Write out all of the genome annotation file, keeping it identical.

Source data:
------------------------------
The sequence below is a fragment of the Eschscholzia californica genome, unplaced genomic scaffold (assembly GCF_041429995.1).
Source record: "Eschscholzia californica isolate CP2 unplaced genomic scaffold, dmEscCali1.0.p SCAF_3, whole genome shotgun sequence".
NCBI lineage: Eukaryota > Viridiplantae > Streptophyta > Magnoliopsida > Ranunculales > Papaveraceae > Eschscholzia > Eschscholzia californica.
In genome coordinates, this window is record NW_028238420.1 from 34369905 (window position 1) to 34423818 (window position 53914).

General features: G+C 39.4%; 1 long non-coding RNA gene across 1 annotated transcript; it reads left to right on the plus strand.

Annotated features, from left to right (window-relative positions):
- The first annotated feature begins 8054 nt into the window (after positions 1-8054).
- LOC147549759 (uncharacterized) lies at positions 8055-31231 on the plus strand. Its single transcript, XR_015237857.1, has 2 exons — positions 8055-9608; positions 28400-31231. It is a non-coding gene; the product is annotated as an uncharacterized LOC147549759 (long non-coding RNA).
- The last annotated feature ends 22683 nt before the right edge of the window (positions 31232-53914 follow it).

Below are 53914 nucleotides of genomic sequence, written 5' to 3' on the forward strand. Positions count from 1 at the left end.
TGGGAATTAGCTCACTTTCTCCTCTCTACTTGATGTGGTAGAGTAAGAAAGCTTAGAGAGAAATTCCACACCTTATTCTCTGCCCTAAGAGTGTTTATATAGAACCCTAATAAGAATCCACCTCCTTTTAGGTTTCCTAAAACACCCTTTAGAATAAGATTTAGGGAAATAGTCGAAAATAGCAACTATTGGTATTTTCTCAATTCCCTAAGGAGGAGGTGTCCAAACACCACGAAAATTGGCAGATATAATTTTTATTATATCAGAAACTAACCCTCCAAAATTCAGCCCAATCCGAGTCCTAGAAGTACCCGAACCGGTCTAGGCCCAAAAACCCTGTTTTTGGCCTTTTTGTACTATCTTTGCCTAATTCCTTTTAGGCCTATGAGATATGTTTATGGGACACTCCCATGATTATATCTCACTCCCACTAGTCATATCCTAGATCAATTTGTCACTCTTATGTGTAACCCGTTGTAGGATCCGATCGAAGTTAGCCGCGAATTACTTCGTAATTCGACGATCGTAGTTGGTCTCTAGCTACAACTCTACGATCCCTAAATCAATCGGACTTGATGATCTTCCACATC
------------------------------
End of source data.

The sequence below is a fragment of the Eschscholzia californica genome, unplaced genomic scaffold (assembly GCF_041429995.1).
Source record: "Eschscholzia californica isolate CP2 unplaced genomic scaffold, dmEscCali1.0.p SCAF_3, whole genome shotgun sequence".
NCBI lineage: Eukaryota > Viridiplantae > Streptophyta > Magnoliopsida > Ranunculales > Papaveraceae > Eschscholzia > Eschscholzia californica.
In genome coordinates, this window is record NW_028238420.1 from 34369905 (window position 1) to 34423818 (window position 53914).

General features: G+C 39.4%; 1 long non-coding RNA gene across 1 annotated transcript; it reads left to right on the plus strand.

Annotated features, from left to right (window-relative positions):
- The first annotated feature begins 8054 nt into the window (after positions 1-8054).
- LOC147549759 (uncharacterized) lies at positions 8055-31231 on the plus strand. Its single transcript, XR_015237857.1, has 2 exons — positions 8055-9608; positions 28400-31231. It is a non-coding gene; the product is annotated as an uncharacterized LOC147549759 (long non-coding RNA).
- The last annotated feature ends 22683 nt before the right edge of the window (positions 31232-53914 follow it).

Below are 53914 nucleotides of genomic sequence, written 5' to 3' on the forward strand. Positions count from 1 at the left end.
TGGGAATTAGCTCACTTTCTCCTCTCTACTTGATGTGGTAGAGTAAGAAAGCTTAGAGAGAAATTCCACACCTTATTCTCTGCCCTAAGAGTGTTTATATAGAACCCTAATAAGAATCCACCTCCTTTTAGGTTTCCTAAAACACCCTTTAGAATAAGATTTAGGGAAATAGTCGAAAATAGCAACTATTGGTATTTTCTCAATTCCCTAAGGAGGAGGTGTCCAAACACCACGAAAATTGGCAGATATAATTTTTATTATATCAGAAACTAACCCTCCAAAATTCAGCCCAATCCGAGTCCTAGAAGTACCCGAACCGGTCTAGGCCCAAAAACCCTGTTTTTGGCCTTTTTGTACTATCTTTGCCTAATTCCTTTTAGGCCTATGAGATATGTTTATGGGACACTCCCATGATTATATCTCACTCCCACTAGTCATATCCTAGATCAATTTGTCACTCTTATGTGTAACCCGTTGTAGGATCCGATCGAAGTTAGCCGCGAATTACTTCGTAATTCGACGATCGTAGTTGGTCTCTAGCTACAACTCTACGATCCCTAAATCAATCGGACTTGATGATCTTCCACATC